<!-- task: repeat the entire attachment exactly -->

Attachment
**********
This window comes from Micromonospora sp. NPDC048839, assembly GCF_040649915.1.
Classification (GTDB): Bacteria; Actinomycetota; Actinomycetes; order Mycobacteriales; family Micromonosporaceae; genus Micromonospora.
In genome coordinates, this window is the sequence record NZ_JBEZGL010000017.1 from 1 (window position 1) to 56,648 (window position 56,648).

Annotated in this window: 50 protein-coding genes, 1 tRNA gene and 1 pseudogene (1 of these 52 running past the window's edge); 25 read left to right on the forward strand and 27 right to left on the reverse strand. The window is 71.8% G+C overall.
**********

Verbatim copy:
This window comes from Micromonospora sp. NPDC048839, assembly GCF_040649915.1.
Classification (GTDB): Bacteria; Actinomycetota; Actinomycetes; order Mycobacteriales; family Micromonosporaceae; genus Micromonospora.
In genome coordinates, this window is the sequence record NZ_JBEZGL010000017.1 from 1 (window position 1) to 56,648 (window position 56,648).

Annotated in this window: 50 protein-coding genes, 1 tRNA gene and 1 pseudogene (1 of these 52 running past the window's edge); 25 read left to right on the forward strand and 27 right to left on the reverse strand. The window is 71.8% G+C overall.